June 9, 1997

Emory to host Sawyer Seminars

on emerging health issues

Emory has received $200,000 from the Andrew W. Mellon Foundation to fund two Sawyer Seminars that will allow graduate and post-doctoral students to explore how the United States and other countries are responding to complex health problems, including the delivery of health care and society's response to emerging public health issues.

James Fowler, director of Emory's Center for Ethics in Public Policy and the Professions, will oversee "Healthcare: Let the Market Handle It? Ethical Perspectives on Privatization," in the United States, the United Kingdom, Canada, France and Germany. The seminar will begin in fall 1998 and conclude in December 1999.

International health expert Randall Packard, director of the Emory Center for the Study of Health, Culture and Society and chairman of the history department, will direct the other seminar, "Defining Public Health," which will explore the ways that culture, politics, economics and other forces affect the rise of certain forms of disease and individual suffering to the status of a publicly acknowledged health problem. The seminar will take place January 1998 through May 1999.

Fowler's seminar will look at the dramatic and complex changes occurring in the United States and other countries regarding how they allocate public and private resources for the delivery of health care services and the growing pressures and tendencies to let market forces determine how health care is provided. Seminar participants will study how five nations are containing costs, maintaining quality of services, ensuring access to care and nurturing a relationship of trust between providers and care recipients.

"We will draw on ethical approaches that can inform public policy proposals consistent with the values of the countries we study," said Fowler. "We will particularly focus our work on ethically founded proposals for shaping health care policies that offer equity and choice, distributive justice and efficiency, public accountability and private economic initiative."

The first two semesters of the seminar will be spent establishing a common understanding and framework for exploring the issues. Seminar participants will present preliminary reports in summer 1999, and the third semester will be devoted to writing journal articles and a book and producing videotapes of the seminar.

In "Defining Public Health," Packard and his colleagues will look at how the emergence or re-emergence of diseases in the United States and around the world raises questions about how society defines public health and how diseases move from individuals to the status of public health problems. Of particular interest, said Packard, is whether "privatization and emergence of managed health care in this country, or reductions in government spending on health in developing countries, have shaped the processes through which public health issues are defined."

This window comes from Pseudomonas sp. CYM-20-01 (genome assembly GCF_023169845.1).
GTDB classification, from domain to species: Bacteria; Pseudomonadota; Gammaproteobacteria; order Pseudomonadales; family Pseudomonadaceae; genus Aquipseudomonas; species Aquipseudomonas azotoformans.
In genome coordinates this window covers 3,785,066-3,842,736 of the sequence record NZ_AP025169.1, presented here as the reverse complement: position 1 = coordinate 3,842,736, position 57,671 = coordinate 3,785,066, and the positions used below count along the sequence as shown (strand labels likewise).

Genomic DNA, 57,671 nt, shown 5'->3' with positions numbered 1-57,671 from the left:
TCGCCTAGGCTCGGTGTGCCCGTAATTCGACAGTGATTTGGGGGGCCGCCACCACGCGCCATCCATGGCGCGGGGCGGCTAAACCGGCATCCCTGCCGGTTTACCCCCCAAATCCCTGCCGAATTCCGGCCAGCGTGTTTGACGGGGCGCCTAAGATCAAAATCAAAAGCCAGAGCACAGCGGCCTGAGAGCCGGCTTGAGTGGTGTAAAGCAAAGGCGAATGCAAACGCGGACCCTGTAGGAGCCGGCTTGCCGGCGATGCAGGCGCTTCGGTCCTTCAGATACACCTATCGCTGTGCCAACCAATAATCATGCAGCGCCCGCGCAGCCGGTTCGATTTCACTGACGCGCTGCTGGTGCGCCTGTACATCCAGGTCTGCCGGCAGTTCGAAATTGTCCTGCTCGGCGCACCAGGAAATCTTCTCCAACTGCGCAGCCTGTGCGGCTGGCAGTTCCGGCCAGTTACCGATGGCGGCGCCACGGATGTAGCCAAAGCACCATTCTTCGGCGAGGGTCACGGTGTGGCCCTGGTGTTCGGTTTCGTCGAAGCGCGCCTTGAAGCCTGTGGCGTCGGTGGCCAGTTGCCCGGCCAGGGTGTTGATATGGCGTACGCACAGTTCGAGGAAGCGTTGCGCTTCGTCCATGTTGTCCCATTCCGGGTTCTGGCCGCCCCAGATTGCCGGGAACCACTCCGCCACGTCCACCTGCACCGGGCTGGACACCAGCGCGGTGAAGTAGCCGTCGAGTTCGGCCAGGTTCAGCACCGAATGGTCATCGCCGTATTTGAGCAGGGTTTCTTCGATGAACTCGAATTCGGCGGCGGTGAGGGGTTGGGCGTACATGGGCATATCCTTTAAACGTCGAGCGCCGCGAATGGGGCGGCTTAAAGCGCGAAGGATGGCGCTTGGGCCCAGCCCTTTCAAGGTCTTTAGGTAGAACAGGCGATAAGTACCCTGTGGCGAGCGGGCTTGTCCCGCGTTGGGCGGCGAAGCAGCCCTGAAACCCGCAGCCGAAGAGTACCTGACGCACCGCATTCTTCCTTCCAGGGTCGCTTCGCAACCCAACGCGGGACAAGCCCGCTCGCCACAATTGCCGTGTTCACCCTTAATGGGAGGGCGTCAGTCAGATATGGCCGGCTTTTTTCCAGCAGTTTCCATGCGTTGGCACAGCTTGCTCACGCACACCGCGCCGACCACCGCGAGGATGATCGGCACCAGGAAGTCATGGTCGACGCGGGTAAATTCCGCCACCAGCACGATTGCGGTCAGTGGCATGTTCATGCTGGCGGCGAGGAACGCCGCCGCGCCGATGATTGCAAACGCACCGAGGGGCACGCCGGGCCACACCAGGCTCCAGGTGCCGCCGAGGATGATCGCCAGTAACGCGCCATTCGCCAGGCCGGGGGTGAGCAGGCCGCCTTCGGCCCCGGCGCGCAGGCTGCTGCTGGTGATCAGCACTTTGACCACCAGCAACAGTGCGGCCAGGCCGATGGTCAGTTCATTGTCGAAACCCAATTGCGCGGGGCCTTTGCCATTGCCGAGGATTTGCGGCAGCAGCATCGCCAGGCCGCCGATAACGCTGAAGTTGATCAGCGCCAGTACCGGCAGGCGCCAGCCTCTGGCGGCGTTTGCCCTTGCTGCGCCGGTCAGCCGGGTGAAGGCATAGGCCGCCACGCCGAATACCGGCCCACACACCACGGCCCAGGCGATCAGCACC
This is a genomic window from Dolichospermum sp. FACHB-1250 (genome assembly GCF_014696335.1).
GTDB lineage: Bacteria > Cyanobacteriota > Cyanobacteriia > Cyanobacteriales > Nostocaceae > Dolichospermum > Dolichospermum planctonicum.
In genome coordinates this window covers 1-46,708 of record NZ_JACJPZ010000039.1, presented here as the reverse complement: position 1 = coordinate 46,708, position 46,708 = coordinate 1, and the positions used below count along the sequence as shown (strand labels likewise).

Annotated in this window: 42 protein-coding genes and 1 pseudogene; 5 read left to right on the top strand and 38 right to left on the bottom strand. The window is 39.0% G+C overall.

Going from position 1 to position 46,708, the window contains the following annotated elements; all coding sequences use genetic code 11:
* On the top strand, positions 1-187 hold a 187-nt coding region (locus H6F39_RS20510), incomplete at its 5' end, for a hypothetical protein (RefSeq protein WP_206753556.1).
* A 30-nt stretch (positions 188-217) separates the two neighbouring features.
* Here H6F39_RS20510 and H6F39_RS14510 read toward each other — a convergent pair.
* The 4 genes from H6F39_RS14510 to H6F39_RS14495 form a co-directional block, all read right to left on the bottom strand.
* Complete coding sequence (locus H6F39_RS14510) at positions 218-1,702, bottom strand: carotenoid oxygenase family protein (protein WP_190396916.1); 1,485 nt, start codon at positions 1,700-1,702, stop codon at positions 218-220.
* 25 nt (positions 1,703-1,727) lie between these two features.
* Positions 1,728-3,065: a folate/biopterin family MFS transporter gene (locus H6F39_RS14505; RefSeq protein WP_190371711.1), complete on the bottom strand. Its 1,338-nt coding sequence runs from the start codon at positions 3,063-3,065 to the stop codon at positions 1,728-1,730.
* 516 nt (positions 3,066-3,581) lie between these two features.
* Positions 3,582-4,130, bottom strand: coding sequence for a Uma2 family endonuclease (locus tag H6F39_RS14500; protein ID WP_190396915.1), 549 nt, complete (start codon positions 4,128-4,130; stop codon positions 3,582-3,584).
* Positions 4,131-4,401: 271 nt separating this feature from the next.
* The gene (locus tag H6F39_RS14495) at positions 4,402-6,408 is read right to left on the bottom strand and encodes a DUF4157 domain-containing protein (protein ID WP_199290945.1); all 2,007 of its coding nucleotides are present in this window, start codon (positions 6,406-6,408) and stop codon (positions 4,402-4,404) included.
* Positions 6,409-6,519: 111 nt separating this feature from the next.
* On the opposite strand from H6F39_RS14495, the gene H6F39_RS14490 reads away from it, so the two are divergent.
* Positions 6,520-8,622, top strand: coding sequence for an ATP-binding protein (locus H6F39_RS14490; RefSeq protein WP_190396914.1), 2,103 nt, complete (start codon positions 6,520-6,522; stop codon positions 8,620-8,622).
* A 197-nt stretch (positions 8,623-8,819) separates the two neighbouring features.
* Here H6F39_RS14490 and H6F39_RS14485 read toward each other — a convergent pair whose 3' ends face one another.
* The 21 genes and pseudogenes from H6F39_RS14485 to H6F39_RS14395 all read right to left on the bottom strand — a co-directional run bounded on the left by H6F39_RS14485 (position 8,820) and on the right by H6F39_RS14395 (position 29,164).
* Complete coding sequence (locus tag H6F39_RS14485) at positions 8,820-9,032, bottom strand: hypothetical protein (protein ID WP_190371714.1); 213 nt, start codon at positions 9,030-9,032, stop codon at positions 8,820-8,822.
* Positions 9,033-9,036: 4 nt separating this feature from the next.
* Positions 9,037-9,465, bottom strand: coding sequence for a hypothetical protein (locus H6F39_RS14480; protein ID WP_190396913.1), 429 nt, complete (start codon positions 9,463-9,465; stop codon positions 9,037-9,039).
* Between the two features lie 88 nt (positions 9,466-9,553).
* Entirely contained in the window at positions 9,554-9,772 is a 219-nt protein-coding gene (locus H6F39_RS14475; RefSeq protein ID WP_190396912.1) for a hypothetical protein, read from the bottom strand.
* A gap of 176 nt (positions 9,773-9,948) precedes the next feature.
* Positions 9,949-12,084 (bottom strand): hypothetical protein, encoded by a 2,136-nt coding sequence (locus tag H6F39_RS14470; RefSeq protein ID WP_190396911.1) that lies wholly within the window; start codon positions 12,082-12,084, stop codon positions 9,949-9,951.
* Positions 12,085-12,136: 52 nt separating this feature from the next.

The weekly seminar will feature speakers from Emory, along with local, national and international activists and academics. The first semester's theme will be "Emerging Illnesses and Communities of Suffering," which will cover communities that include "cults of affliction," therapy management groups and Internet bulletin boards in an attempt to determine how information is shared, how communities support each other and the impact of information networks.

The focus of the second semester, "Environmental Hazards, Community Activism and Public Health," will explore experiences of individuals and groups suffering from environmental hazards. In addition, participants will consider the mobilization of financial, legal and moral resources to combat the interests behind national and international hazards. The final semester will focus on "Emerging Illnesses and Institutional Responses" and will investigate how public health responses to emerging disease problems originate and develop and how politics, economics and cultural sensitivities shape domestic and international response. Each semester will conclude with a mini conference.

Donald G. Stein, vice provost and dean of the graduate school of arts and sciences, facilitated the Sawyer Seminar proposal process and will continue to provide administrative direction. The program includes funding for postdoctoral and graduate fellowships and visiting scholars and will draw faculty and resources from Emory's arts and sciences, health sciences and professional schools.

The Sawyer Seminars program, named in honor of the Mellon Foundation's second president, John E. Sawyer, is designed to provide an opportunity for serious inquiry into the historical and cultural sources of contemporary development. The Mellon Foundation's overall mission is to "aid and promote such religious, charitable, scientific, literary and educational purposes as may be in the furtherance of the public welfare or tend to promote the well-doing or well-being of mankind."

-Nancy Seideman

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